Friday, June 27, 2014

Friends & Authors

For me, writing has often been a solitary activity.  I never thought of it as a career or even a hobby.  It was just something I have loved doing since my early teens.  Deep inside I felt that I would one day write a book about my life, not imagining that it would have much of a impact. Just that it woud be interesting.  In another part of the country, 10 years my junior, was another young girl having similar thoughts and probably similar experiences, though only one of us was disabled, so it would appear.  Who really knows?  Many years passed before our paths crossed and we began meeting for lunch and became friends.  While I was writing my memoir, It's  Easier To Dance, Amy Freeman, visited me weekly, asking questions like, "How did you do it?'  One day she looked into my eyes and asked, "Don't you ever get angry?"  "Oh, yes," I replied.  "I get very angry, but if I stay  angry, it would take all my energy so I  don't stay angry. I have learned to use that  energy more productively.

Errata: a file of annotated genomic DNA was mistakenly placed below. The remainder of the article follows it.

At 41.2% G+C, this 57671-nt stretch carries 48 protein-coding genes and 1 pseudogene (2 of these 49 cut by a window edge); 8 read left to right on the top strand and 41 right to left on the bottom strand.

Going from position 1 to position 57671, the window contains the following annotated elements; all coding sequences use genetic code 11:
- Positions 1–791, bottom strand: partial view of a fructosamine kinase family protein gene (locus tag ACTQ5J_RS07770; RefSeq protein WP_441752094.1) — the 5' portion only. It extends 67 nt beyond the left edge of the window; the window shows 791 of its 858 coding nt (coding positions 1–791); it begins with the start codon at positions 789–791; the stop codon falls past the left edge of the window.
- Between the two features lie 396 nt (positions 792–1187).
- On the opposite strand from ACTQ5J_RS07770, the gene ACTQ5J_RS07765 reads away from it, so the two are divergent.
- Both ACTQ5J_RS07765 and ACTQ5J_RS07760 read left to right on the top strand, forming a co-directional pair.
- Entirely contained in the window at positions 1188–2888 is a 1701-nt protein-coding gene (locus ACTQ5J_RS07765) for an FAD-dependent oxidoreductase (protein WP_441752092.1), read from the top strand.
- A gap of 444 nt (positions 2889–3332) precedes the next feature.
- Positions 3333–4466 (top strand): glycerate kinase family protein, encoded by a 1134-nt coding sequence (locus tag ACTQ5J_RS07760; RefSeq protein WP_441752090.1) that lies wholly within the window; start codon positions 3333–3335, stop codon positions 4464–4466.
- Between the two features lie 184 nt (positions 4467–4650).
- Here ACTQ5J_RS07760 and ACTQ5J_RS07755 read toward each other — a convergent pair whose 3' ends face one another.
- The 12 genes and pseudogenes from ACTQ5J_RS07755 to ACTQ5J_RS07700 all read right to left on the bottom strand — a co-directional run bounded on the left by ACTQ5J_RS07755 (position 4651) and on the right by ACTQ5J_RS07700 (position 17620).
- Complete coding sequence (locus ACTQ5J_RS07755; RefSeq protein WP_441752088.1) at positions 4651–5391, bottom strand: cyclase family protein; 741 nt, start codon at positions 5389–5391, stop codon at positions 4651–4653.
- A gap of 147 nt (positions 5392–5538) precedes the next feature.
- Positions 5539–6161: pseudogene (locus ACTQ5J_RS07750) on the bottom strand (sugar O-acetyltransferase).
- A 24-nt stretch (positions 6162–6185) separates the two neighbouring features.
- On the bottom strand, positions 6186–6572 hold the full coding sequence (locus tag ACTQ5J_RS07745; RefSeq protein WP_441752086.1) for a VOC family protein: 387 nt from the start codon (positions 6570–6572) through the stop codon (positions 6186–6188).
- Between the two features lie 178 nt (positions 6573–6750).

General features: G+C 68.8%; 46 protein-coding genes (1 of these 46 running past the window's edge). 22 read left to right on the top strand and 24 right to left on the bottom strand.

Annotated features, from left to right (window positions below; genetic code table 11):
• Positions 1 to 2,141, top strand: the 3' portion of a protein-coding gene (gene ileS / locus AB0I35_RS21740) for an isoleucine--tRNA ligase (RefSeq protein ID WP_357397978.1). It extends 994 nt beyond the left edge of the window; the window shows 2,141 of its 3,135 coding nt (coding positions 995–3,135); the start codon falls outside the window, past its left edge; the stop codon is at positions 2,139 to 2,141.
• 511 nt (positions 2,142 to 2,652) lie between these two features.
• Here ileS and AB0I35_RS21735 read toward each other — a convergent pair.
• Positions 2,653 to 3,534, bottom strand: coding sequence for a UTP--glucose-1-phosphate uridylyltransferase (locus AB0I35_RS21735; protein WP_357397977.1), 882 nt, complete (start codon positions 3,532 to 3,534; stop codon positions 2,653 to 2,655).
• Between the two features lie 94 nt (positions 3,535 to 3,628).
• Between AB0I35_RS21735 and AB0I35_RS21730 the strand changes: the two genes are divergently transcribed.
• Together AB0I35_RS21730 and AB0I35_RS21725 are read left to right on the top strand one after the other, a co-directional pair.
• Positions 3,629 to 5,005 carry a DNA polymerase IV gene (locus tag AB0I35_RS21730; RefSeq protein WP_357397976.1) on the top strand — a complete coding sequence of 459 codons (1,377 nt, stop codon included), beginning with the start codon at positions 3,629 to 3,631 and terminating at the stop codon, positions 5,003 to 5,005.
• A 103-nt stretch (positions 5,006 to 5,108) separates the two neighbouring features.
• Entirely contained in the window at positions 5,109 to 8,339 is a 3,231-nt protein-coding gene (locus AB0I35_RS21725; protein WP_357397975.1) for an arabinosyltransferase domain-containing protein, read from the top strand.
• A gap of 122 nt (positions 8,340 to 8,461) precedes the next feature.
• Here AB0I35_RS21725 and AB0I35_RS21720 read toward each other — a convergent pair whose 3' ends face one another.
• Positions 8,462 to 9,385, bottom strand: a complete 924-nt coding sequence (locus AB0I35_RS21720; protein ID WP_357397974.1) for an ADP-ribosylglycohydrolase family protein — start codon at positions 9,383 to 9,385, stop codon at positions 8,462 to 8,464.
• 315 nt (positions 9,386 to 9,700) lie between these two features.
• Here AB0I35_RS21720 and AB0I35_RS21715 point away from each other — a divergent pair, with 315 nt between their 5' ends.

Not  knowing that she was already a writer, I encouraged Amy to write.  I could see the creativity in her eyes, recognizing that desire in my own heart.  We encouraged each other.  The photo is from her recent book launch party, celebrating the release of her book StressLess available on Amazon.

Our friendship has deepened over the last several months as I invited Amy a "privileged" view of what living with cerebral palsy can look like from the inside.
It is always a risk to drop our masks, more so for one disabled who must rely on the help of friends to live in the community.  There have been difficult moments but so much more respect and affection.  I recently told Amy that I once thought her life to be so much easier than mine.  However, appearances may be very deceiving.

1 comment :

  1. Annie, As you know, I believe that everyone has a story. Everyone. If we all were able to hear or truly understand the perspective of others, I believe the world would be a better place. Thanks for sharing yours. Amy Freeman